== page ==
During the past 30 years of Star Trek, numerous books, comics, and other merchandise has filled the gaps left behind by the show. Often, the Star Trek universe presented in them differed radically from what was already established to be 'fact' in the show, mainly because there was so much fan produced material, that no one could keep track of them all. So now we have two kinds of Trek, one that is considered to be official, or canon by the producers of the show, and the non-canon, fan-produced material.

The definition of canon is simple. It is a collection of facts of the Star Trek universe every scriptwriter may be assumed to know, and be consistant with. An example of a canon fact is that the U.S.S Enterprise is a Constitution-class vessel. Usually, every fact mentioned in the show is considered to be canon.

Any fact stated in any of the books, comics, or the Animated Series is considered to be non-canon. An example of a non-canon fact is that the U.S.S Bonaventure, seen in "Time Trap" (The Animated Series) was the first warp capable ship of Earth.

To further confuse things, some facts which were once considered to be canon, are now non-canon. Early Treknologists in the 1970s relied almost exclusively on the "Star Fleet Technical Manual" by Franz Joseph, and at the time, it was considered to be canon. Later, Paramount executives and Mr. Joseph got into argument$, and the book was decanonised. This was only after several of Mr. Joseph's illustrations were used in Star Trek: The Motion Picture (in the bridge displays). Another example is the fact that if you listen carefully during the scene where the Epsilon 9 station broadcasts can be heard, the Dreadnought Entente, NCC-2020 can be heard mentioned briefly. Later versions of the movie have this line removed, since the name Entente was taken directly from "Star Fleet Technical Manual". So should the existance of the Entente (and with it, the existance of the Federation-class of ships, or the fact that Starfleet uses Dreadnoughts) be taken as canon?

Many Star Trek enthusiasts think that only canon facts should be allowed when speculating with like-minded individuals, and none of them should be omitted. They seem to feel that the only way to maintain consistancy is to consider only canon information. However, many canon facts, while being not entirely inconsistant, are at least ridiculous. How is it possible that the crew of the Voyager developed a transwarp drive (in "Threshold"), while the best scientists of the federation could not do it? Furthermore, it is clearly stated in the episode that warp 10 cannot be reached, while later dialogue states that it has been reached.

However, many fans consider canon and non-canon facts to be equal, where inconsistansies are dealed with the most rational way possible, and what cannot be explained, is discarded (sometimes, inconsistant facts are considered to be true, but in an alternate universe). Most notable example of this is the Star Trek Timeline created by James Dixon, which contains most every fact mentioned in any book, comic, movie or TV-show, in a well thought-of, consistant form.

Personally, I consider all cool facts about the Star Trek universe, be they canon or not, to be fact (fact as in the ST universe. I do know Star Trek isn't real). There are many non-canon sources which are better than any filmed material. Similarly, many facts that have been filmed, are pretty awful. My view of Star Trek is unique, and I think this is the way it should be.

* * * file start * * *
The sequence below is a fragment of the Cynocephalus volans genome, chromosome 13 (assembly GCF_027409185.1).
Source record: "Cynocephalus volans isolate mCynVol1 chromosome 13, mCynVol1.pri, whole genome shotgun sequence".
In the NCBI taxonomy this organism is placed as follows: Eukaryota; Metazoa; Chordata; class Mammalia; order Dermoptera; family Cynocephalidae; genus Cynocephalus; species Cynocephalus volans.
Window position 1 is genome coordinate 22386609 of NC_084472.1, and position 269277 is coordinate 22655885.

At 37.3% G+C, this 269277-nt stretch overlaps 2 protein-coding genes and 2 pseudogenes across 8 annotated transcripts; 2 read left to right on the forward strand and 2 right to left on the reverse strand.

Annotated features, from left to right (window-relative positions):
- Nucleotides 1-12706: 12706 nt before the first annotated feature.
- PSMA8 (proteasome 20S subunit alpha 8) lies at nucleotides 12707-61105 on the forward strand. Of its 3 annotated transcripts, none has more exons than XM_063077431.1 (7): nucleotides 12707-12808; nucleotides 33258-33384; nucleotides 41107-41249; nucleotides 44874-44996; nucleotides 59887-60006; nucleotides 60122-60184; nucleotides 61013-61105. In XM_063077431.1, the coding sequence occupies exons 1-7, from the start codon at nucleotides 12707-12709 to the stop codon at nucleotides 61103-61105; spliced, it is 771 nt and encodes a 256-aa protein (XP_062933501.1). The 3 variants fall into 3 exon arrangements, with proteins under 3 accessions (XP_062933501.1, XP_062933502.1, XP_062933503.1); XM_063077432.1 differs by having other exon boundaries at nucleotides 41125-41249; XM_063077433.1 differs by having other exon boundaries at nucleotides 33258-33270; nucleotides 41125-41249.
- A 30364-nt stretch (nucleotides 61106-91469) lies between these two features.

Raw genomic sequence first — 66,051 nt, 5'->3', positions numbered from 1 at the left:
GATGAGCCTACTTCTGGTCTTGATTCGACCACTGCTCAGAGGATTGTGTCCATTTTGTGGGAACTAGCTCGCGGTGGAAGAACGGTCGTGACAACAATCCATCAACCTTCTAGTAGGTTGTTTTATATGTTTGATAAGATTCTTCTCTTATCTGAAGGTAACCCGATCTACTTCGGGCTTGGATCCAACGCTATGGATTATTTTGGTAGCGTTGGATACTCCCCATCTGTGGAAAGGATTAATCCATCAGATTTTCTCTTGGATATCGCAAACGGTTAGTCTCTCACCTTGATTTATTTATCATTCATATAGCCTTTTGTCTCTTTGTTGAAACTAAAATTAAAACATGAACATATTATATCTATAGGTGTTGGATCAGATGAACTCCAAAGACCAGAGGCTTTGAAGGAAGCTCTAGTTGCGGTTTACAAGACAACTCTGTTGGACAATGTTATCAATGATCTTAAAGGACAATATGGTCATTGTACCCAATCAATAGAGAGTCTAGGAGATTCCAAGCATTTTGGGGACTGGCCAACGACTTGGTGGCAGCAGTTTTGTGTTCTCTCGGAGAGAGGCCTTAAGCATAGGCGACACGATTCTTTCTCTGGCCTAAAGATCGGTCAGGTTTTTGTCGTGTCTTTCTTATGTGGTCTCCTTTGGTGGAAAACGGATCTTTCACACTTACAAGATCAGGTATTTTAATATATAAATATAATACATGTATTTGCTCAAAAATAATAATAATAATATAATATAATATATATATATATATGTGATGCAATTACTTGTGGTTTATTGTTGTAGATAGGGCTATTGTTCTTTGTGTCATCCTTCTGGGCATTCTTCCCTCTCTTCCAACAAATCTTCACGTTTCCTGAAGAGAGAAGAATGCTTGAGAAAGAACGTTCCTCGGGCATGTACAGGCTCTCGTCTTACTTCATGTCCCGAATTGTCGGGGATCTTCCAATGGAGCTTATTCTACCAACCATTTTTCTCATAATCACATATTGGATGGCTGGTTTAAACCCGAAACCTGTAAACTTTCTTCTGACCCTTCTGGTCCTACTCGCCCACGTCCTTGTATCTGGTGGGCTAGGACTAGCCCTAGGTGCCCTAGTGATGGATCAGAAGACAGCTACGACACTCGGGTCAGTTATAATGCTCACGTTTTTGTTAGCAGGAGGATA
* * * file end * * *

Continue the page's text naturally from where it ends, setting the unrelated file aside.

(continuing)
Then there is the fact that the people who consider the Star Trek novels to be canon are some of the most fanatically devoted trekkers out there - they'd have to be to have read them all. There are hundreds of Star Trek novels which are in no way designed to work together or with the various series (with the exception of Peter David's books). When you try to establish them in some sort of order things get kinda...crowded. Saying the books are 'unofficial' allows us all to have a starting point to work from - most fans know the series, many less have read the books. If the novels were considered canon any moderate-level fan could be trumped in an argument by "yeah, but in the Next Generation novel "The Children of Hamlin..."

And then there's the fact that most of the novels are really, really bad. The first few dozen Next-Gen ones were passable, but after that...ick.

I go for movies, series and select paper references (like the enterprise-D Technical Manual) as canon. the rest of it is essentially fan-fiction. The Star Trek universe is already insanely complicated, the last thing we need is more information for the fans to keep straight.
After we witnessed the depths to which "canon" Star Trek has fallen recently, a friend of mine suggested this as the healthiest way to think about the subject:

Everything made after Gene Roddenberry's death should be considered non-canon, fan-produced material. That includes the episodes of TNG he had nothing to do with.

Simple, neh? While this excludes a handfull of characters and concepts that are generally considered to be quality Trek, it also excises from the "official" universe a lot of horse shit, continuity errors and various other serious faux pas created by writers and producers who have made "getting paid" job number one.

But hey, if you enjoy "EXXXTREME Captain Picard with real dune buggy driving action" by all means disregard this.

If only there weren't grey areas. Conceptually DS9 was approved by Roddenberry. There are also plenty of episodes of various ST series' that have been "based on" "inspired by" or otherwise influenced significantly enough by Gene's writings that the lawyers required a special credit. Personally I'd cast it all into the wasteland non-canon material is left to die in if the act would somehow magically erase the memory of the last two TNG films from my mind entirely, but of course your mileage my vary.

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